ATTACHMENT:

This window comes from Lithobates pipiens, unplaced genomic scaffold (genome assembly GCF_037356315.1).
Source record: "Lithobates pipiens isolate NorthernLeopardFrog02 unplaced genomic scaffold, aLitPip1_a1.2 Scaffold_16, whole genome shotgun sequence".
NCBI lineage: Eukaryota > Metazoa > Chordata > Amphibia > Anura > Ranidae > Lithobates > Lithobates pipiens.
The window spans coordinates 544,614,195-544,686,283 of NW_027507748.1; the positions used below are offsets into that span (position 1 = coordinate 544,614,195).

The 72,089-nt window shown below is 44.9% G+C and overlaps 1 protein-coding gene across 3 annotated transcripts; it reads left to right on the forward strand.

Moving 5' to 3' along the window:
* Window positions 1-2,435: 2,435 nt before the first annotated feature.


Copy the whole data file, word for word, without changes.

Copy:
This window comes from Lithobates pipiens, unplaced genomic scaffold (genome assembly GCF_037356315.1).
Source record: "Lithobates pipiens isolate NorthernLeopardFrog02 unplaced genomic scaffold, aLitPip1_a1.2 Scaffold_16, whole genome shotgun sequence".
NCBI lineage: Eukaryota > Metazoa > Chordata > Amphibia > Anura > Ranidae > Lithobates > Lithobates pipiens.
The window spans coordinates 544,614,195-544,686,283 of NW_027507748.1; the positions used below are offsets into that span (position 1 = coordinate 544,614,195).

The 72,089-nt window shown below is 44.9% G+C and overlaps 1 protein-coding gene across 3 annotated transcripts; it reads left to right on the forward strand.

Moving 5' to 3' along the window:
* Window positions 1-2,435: 2,435 nt before the first annotated feature.